Frankie escaped again early yesterday morning and did what he always does to keep from getting caught. He headed toward a car,
He knows that if he is near a car, he can duck under it if I come too close.
If there are other cars nearby he can go from car to car with little risk of getting caught.
I decided to just wait him out at home so I let Chris out to wait with me.
I still have to watch Chris but I don’t worry about him because he mostly likes to hang out near the house and eat grass or just chill.
That wasn’t always the case. Chris, after all, invented the hide-under-the-car-technique. Some of you may remember his younger days.
After a short time Frankie returned.
Unfortunately, as soon as I took this photo and put my phone away to catch him, he bolted and hid under a car again.
I put Chris in the house and went inside to wait for him. After a little while. while I was cleaning the litter boxes, I looked out the window and saw him out from under the car and very interested in a nearby tree. Then he jumped into the tree.
I hurried outside hoping I could catch him before he went too hign in the tree.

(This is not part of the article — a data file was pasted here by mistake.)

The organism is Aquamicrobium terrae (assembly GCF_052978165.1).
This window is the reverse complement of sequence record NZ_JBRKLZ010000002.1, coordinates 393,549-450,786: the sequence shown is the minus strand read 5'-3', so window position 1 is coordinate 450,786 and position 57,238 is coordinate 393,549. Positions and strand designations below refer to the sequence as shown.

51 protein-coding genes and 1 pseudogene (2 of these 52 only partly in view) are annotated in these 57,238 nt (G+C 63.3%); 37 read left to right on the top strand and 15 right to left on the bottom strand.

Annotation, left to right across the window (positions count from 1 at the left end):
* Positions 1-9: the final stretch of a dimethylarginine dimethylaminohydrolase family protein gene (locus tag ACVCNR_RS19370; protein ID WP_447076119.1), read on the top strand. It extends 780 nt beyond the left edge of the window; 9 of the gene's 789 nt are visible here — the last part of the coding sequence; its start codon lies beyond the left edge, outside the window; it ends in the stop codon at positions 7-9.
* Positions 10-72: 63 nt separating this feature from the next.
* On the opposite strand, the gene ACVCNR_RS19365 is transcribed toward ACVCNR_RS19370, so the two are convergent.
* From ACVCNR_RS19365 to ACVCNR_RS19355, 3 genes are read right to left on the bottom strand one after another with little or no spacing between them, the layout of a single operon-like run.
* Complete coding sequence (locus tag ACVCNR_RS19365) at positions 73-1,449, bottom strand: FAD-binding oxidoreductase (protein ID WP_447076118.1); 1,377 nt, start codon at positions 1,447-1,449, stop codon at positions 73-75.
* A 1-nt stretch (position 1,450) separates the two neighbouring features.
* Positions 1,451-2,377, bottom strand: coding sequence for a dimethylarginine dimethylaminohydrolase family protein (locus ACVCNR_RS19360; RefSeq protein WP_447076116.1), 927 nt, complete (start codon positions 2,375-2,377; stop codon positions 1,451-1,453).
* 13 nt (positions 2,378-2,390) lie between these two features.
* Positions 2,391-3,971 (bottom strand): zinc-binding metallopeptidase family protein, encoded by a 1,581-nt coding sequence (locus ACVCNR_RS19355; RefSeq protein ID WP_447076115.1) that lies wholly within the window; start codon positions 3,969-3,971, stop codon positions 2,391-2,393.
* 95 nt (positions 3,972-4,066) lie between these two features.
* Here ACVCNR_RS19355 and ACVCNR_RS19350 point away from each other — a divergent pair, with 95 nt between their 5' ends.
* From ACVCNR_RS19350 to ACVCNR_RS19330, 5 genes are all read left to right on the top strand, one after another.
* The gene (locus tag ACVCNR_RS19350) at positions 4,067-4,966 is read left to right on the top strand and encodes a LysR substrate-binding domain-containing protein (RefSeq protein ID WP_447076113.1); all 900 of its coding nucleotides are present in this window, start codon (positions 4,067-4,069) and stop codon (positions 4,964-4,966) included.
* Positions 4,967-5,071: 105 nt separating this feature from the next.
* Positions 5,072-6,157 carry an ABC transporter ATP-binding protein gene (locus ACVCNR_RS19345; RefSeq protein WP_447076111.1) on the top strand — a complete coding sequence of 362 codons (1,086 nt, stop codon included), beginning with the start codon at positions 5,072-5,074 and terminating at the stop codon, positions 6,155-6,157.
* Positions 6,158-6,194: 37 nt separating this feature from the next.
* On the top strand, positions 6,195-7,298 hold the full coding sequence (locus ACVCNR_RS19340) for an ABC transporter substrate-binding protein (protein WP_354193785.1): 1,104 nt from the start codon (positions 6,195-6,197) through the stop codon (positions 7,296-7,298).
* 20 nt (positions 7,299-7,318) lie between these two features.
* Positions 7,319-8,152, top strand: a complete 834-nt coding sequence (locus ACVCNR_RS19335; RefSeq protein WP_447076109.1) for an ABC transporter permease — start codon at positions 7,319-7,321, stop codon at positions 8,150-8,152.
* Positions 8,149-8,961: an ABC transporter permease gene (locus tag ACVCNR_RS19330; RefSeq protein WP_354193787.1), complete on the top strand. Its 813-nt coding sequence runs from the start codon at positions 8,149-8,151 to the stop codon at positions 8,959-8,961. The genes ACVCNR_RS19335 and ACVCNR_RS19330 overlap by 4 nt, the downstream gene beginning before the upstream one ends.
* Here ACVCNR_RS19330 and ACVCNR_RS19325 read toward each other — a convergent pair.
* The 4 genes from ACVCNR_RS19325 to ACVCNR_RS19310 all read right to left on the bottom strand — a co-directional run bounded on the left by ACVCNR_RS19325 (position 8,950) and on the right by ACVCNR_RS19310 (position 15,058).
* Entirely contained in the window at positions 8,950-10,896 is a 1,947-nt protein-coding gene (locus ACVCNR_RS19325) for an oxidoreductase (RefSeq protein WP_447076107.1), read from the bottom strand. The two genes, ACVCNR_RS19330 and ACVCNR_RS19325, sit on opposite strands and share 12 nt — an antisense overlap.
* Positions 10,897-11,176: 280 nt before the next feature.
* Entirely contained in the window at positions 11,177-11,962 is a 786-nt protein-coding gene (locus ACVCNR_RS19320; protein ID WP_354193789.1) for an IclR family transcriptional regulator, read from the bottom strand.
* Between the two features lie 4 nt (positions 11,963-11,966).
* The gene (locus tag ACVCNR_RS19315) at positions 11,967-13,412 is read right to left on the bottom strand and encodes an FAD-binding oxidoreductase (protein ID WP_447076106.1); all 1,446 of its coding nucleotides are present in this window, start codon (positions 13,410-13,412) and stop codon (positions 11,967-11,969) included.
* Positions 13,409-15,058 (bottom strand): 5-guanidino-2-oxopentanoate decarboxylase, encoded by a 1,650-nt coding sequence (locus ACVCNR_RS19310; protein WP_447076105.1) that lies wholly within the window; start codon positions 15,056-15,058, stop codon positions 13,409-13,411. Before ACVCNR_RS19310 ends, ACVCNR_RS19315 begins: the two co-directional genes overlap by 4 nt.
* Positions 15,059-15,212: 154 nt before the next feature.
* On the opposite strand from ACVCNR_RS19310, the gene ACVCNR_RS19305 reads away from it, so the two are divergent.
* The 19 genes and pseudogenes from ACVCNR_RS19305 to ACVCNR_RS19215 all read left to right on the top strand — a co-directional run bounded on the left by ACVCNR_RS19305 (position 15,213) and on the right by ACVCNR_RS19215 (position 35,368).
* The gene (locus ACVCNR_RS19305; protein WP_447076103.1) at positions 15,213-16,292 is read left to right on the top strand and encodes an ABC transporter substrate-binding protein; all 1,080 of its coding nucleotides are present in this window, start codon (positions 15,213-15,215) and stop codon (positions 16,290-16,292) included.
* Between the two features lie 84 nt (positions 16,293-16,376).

I couldn’t reach him good enough and forced him higher into the tree.
I went to my shed and found a grabber tool which was the longest thing I could find quickly and returned to the tree. I was barely able to reach Frankie with it and managed to turn him around and forced him out of the tree but he ran several houses away and under another car so I gave up, went home and waited.
He finally came home after being outside for over an hour and then settled into a nice morning nap with Chris and Floki.
Since today is National Cat Day, a day to raise awareness of homeless pets, I thought I would share some recent pictures I took while volunteering at a local SPCA in Largo, Florida. Most of these cats are very friendly and still available for adoption. If you don’t live near me, I’m sure your local shelter has plenty of cats that would love to share your home with you.
As you can see, many cats need a home and the pictures shown here are perhaps five to ten percent of the shelter’s total.